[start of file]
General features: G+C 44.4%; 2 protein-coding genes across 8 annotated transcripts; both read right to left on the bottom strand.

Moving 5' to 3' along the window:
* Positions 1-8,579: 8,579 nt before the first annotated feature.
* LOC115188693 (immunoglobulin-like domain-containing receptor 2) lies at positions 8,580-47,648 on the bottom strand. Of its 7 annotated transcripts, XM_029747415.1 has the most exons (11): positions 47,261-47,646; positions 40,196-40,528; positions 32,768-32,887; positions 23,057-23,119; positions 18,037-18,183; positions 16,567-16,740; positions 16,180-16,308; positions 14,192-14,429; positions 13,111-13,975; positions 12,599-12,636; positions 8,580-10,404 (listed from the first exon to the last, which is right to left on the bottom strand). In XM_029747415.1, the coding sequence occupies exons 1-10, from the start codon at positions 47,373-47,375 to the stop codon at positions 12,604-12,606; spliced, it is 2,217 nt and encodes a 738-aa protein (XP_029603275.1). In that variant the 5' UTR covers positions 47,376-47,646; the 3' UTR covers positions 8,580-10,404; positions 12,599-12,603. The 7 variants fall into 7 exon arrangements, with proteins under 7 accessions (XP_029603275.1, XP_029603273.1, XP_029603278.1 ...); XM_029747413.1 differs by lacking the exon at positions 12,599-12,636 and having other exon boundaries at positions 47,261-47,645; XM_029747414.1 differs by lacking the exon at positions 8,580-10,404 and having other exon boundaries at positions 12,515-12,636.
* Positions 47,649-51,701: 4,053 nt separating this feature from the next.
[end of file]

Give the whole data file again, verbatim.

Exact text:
General features: G+C 44.4%; 2 protein-coding genes across 8 annotated transcripts; both read right to left on the bottom strand.

Moving 5' to 3' along the window:
* Positions 1-8,579: 8,579 nt before the first annotated feature.
* LOC115188693 (immunoglobulin-like domain-containing receptor 2) lies at positions 8,580-47,648 on the bottom strand. Of its 7 annotated transcripts, XM_029747415.1 has the most exons (11): positions 47,261-47,646; positions 40,196-40,528; positions 32,768-32,887; positions 23,057-23,119; positions 18,037-18,183; positions 16,567-16,740; positions 16,180-16,308; positions 14,192-14,429; positions 13,111-13,975; positions 12,599-12,636; positions 8,580-10,404 (listed from the first exon to the last, which is right to left on the bottom strand). In XM_029747415.1, the coding sequence occupies exons 1-10, from the start codon at positions 47,373-47,375 to the stop codon at positions 12,604-12,606; spliced, it is 2,217 nt and encodes a 738-aa protein (XP_029603275.1). In that variant the 5' UTR covers positions 47,376-47,646; the 3' UTR covers positions 8,580-10,404; positions 12,599-12,603. The 7 variants fall into 7 exon arrangements, with proteins under 7 accessions (XP_029603275.1, XP_029603273.1, XP_029603278.1 ...); XM_029747413.1 differs by lacking the exon at positions 12,599-12,636 and having other exon boundaries at positions 47,261-47,645; XM_029747414.1 differs by lacking the exon at positions 8,580-10,404 and having other exon boundaries at positions 12,515-12,636.
* Positions 47,649-51,701: 4,053 nt separating this feature from the next.